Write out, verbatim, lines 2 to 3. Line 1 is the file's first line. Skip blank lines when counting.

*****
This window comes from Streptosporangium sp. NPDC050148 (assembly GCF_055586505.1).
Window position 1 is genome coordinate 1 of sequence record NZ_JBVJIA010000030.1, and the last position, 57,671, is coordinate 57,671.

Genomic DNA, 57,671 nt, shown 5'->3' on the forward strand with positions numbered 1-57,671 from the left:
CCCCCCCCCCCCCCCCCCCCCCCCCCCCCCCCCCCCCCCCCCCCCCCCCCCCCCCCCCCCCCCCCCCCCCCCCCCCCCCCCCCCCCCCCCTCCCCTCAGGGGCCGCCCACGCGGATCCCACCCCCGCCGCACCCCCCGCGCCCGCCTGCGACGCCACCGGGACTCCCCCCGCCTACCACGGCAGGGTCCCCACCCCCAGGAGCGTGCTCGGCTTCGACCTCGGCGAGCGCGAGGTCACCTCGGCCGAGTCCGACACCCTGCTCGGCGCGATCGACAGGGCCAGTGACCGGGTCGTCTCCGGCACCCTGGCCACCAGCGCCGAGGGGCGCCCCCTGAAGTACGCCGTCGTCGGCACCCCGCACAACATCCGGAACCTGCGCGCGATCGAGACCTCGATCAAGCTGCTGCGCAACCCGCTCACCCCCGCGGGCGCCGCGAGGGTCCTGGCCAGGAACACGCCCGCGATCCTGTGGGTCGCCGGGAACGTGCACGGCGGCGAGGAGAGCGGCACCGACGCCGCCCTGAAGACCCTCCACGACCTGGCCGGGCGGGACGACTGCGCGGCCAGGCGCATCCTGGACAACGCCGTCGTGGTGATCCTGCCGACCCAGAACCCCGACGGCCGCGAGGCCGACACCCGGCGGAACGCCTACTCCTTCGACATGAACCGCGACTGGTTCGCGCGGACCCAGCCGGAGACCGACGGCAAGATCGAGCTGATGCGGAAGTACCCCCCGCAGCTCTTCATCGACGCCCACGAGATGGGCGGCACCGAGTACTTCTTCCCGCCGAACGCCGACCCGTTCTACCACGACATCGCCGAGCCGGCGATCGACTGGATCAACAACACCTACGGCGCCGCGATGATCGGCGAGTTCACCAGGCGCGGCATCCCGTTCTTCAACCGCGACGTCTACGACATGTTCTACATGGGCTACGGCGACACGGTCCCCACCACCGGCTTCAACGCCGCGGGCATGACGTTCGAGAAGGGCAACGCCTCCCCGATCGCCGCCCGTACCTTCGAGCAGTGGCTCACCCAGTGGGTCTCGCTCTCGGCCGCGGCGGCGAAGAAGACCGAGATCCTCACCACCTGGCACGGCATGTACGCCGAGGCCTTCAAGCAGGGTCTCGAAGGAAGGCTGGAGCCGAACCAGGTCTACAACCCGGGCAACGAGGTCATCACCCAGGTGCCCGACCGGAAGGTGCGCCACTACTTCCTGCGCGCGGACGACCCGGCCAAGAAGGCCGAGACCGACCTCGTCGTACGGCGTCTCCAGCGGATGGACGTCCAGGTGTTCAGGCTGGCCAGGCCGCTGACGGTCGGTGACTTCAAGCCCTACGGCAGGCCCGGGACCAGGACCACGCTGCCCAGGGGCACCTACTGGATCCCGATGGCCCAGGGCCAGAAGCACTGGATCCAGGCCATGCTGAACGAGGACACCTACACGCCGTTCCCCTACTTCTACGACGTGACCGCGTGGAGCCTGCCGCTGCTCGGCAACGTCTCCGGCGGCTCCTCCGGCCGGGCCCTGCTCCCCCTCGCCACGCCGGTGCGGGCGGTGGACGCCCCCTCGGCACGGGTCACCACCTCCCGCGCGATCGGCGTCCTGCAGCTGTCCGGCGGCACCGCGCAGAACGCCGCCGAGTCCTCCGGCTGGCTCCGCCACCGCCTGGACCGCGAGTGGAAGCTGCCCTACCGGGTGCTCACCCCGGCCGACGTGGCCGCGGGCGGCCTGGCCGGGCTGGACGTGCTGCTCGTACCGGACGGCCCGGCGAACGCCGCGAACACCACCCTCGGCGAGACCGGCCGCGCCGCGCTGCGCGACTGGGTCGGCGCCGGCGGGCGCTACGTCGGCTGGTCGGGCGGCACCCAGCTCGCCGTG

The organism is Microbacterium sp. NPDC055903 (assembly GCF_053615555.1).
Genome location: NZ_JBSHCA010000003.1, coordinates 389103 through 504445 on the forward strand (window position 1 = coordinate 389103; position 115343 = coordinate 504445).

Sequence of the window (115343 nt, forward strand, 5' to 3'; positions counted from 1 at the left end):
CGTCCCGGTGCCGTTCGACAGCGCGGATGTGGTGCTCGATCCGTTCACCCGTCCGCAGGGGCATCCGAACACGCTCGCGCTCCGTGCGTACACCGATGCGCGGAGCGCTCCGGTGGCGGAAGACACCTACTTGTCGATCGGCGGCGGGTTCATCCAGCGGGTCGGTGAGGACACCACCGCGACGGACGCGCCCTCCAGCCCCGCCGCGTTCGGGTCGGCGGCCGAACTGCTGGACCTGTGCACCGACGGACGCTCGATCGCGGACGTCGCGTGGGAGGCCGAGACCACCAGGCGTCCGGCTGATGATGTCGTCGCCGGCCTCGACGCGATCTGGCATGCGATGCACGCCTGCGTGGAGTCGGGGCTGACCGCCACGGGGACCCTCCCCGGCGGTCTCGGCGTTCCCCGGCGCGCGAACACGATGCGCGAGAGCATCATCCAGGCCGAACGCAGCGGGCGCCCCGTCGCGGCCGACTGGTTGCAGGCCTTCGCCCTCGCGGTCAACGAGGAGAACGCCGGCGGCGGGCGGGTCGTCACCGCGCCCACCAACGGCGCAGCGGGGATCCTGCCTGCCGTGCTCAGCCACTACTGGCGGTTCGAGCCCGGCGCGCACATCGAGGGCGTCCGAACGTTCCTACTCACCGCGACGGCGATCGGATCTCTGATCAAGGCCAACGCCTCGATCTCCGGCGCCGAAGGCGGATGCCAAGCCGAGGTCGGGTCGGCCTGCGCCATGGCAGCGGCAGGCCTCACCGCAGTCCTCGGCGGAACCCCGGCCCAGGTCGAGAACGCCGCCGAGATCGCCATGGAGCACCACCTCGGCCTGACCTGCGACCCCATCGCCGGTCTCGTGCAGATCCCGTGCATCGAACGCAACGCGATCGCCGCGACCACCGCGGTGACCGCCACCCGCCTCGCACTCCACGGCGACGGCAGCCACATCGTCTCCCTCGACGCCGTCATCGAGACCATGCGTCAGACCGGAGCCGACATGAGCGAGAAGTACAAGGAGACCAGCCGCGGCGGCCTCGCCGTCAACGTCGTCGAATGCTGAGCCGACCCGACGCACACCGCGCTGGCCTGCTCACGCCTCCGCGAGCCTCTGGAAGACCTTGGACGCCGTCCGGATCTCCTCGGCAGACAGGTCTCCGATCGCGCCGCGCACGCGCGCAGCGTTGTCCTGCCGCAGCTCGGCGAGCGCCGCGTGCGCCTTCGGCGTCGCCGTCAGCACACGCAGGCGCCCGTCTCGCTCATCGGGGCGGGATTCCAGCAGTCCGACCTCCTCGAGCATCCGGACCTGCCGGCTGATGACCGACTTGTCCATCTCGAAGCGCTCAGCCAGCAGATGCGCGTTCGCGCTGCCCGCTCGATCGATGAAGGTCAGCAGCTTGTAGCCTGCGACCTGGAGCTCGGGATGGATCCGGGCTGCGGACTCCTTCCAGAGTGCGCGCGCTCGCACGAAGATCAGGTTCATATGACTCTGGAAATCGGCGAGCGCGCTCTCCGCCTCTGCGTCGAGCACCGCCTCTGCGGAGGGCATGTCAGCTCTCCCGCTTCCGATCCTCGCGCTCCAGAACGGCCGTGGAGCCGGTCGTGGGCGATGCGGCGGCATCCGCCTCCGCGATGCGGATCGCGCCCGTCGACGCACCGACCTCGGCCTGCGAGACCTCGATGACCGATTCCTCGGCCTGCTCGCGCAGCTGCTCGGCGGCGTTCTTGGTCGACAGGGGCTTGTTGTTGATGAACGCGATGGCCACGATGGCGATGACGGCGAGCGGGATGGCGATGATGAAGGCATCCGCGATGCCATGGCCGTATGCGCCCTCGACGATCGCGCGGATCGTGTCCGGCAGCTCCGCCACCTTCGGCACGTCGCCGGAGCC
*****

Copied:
Window position 1 is genome coordinate 1 of sequence record NZ_JBVJIA010000030.1, and the last position, 57,671, is coordinate 57,671.

Genomic DNA, 57,671 nt, shown 5'->3' on the forward strand with positions numbered 1-57,671 from the left: